Recent deadly attacks in Pakistan and Bangladesh, as well as Germany and France, are according to Dr. Christopher C. Harmon, “harsh reminders” why the Daniel K. Inouye Asia-Pacific Center for Security Studies conducts an extensive course in counterterrorism strategies.
Roughly four weeks long, the Comprehensive Security Responses to Terrorism program provides U.S. and international Fellows from the Asia-Pacific region and other select nations with the skills needed to combat terrorism and associated transnational threats. The Center promotes a multi-dimensional, whole-of-society approach to the issue. One hundred seven security practitioners from 48 locations took part in the latest iteration, CSRT 16-1, July 14 to Aug. 10.
“Fellows explored the challenges posed by terrorism, and – in the spirit of DKI APCSS – focused on developing solutions while considering regional actors, events and impacts,” said Harmon, adding “they learned that the struggle against terrorism is multifaceted, cutting across intellectual, moral and political arenas, and requires cooperative and creative countermeasures.”
The course featured a mix of topical lectures, group interaction seminars, elective courses and an application exercise, all offered in three modules. In Module One, titled “The Problems, The Causes, the Agents,” faculty and other subject matter experts provided Fellows with deep background on the current terrorism environment.
Dr. Saira Yamin, for example, discussed related trends and contributing factors in her brief “Terrorism: The Enabling Environment." She addressed the increasing number of terrorist acts over the last decade, especially in incidents since 2011 and the annual terror-related death rate increasing by more than 20,000 since 2006. Yamin, a DKI APCSS professor, also touched on terrorism drivers, such as economic deprivation, inequality, radicalization, and political instability, and their impacts, particularly, on vulnerable youth populations.
“All the lectures were very useful – very effective – and gave us the perspective on how the various terrorist groups across the globe are linked with one another (and) how terrorists are being financed,” said Col. Mohammed Shahedul Islam, senior instructor with the Bangladesh Defense Services Command and Staff College. “Overall the entire syllabus is comprehensive….”
Module Two, “Toward a Comprehensive Response to Terrorism,” brought to light resources and strategies available in the fight against terrorists and transnational threats. Among lecture topics in this area was Dr. Al Oehler’s “Countering Terrorism with Economic Tools.”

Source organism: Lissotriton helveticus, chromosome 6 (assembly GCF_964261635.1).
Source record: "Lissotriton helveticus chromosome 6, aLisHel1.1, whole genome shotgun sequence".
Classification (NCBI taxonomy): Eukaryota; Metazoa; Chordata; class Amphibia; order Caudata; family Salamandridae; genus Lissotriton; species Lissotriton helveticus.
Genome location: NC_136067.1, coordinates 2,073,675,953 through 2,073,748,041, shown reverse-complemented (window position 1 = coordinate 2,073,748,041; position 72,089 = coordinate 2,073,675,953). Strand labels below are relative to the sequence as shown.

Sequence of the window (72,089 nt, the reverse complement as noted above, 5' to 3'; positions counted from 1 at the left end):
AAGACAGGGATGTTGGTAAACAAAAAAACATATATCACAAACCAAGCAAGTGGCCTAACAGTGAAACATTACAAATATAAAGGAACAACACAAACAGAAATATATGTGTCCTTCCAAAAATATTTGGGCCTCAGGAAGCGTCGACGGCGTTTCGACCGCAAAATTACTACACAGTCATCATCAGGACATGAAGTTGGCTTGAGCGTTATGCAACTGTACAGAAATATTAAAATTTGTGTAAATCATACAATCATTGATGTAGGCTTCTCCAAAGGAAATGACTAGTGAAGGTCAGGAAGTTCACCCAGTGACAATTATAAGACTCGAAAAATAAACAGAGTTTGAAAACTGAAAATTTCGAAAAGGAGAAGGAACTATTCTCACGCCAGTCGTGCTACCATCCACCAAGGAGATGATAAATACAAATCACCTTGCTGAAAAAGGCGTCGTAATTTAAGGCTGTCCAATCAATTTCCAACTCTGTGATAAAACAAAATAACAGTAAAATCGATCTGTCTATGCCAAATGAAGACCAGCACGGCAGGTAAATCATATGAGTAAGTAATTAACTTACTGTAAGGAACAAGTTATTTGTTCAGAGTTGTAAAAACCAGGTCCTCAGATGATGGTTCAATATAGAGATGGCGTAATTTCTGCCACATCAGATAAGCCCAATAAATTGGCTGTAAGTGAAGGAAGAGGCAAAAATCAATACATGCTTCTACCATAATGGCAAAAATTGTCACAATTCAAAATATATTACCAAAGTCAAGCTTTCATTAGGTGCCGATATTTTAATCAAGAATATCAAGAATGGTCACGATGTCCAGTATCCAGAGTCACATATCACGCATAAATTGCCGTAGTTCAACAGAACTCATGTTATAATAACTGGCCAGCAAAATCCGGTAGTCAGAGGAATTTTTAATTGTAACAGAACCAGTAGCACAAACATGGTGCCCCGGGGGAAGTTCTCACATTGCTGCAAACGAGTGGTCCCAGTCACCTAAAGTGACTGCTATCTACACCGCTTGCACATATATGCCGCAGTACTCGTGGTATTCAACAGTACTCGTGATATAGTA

Oehlers, a DKI APCSS faculty member, discussed terrorist group funding streams and available methods to track and block their financing supply chains. He highlighted both military actions against resource infrastructures, and intelligence and law enforcement operations.
In the same module, Fellows learned how to assemble a national counterterror strategy, knowledge they put to the test in a capstone exercise Aug. 8 to 9.
Maj. Chris Erlewine, a member of the course management team, said Fellows in eight teams cooperated to draft strategies for specific sub-regions, such as South Asia. They identified priorities and the elements needed for a viable counterterror plan with each team presented their results to a panel of DKI APCSS faculty members upon completion.
“The way (the exercise) was designed was outstanding. Regional countries got together to discuss what the problems are,” said Lt. Col. Fahim Sayad, with Afghanistan’s National Directorate of Security. He said the multinational approach provided a broader perspective of the challenge sat hand and enabled Fellows to determine if they shared common problems or if issues were specific to particular nations.
Sayad joined Fellows in CSRT from Bangladesh, Brazil, Bulgaria, Cambodia, China, Columbia, Costa Rica, Djibouti, Dominican Republic, Egypt, France, Guyana, Honduras, India, Indonesia, Iraq, and Jordan. Kazakhstan, Kyrgyzstan, Laos, Lebanon, and Malaysia.
Fellows also came from Maldives, Mexico, Mongolia, Morocco, Nepal, New Zealand, Niger, Nigeria, Pakistan, Palestinian Authority, and Papua New Guinea, Peru, Philippines, Republic of Korea, Rwanda, Sri Lanka, Taiwan, Tajikistan, Thailand, Timor-Leste, Tunisia, Turkey, Uganda, United States, and Vietnam.
CSRT is one of six formal courses at the APCSS. The center is a Department of Defense institute that addresses regional and global security issues. Military and civilian representatives, most from the United States and Asia-Pacific nations, participate in a comprehensive program of executive education, professional exchanges and outreach events, both in Hawaii and throughout the Asia-Pacific region.
The Center supports the U.S. Pacific Command by developing and sustaining relationships among security practitioners and national security establishments throughout the region. APCSS’ mission is to build capacities and communities of interest by educating, connecting and empowering security practitioners to advance Asia-Pacific security. It is one of the Department of Defense’s five regional security studies centers.
Since opening in 1995, the Center has had more than 10,300 alumni representing over 122 countries and territories attend APCSS courses and workshops.
U.S. and international Fellows take part in an interactive seminar
session July 19 at the Daniel K. Inouye Asia-Pacific Center for Security
Studies. Seminars enabled Fellows attending the Comprehensive Security
Responses to Terrorism course (CSRT 16-1) to share perspectives on
counter terror issues addressed in preceding plenary sessions.
U.S. Secretary of the Army Eric Fanning spoke with Fellows attending the Comprehensive Security Responses to Terrorism course (CSRT 16-1) July 27 at the Daniel K. Inouye Asia-Pacific Center for Security Studies. DKI APCSS Deputy Director retired Brig. Gen. James Hirai moderated the discussion.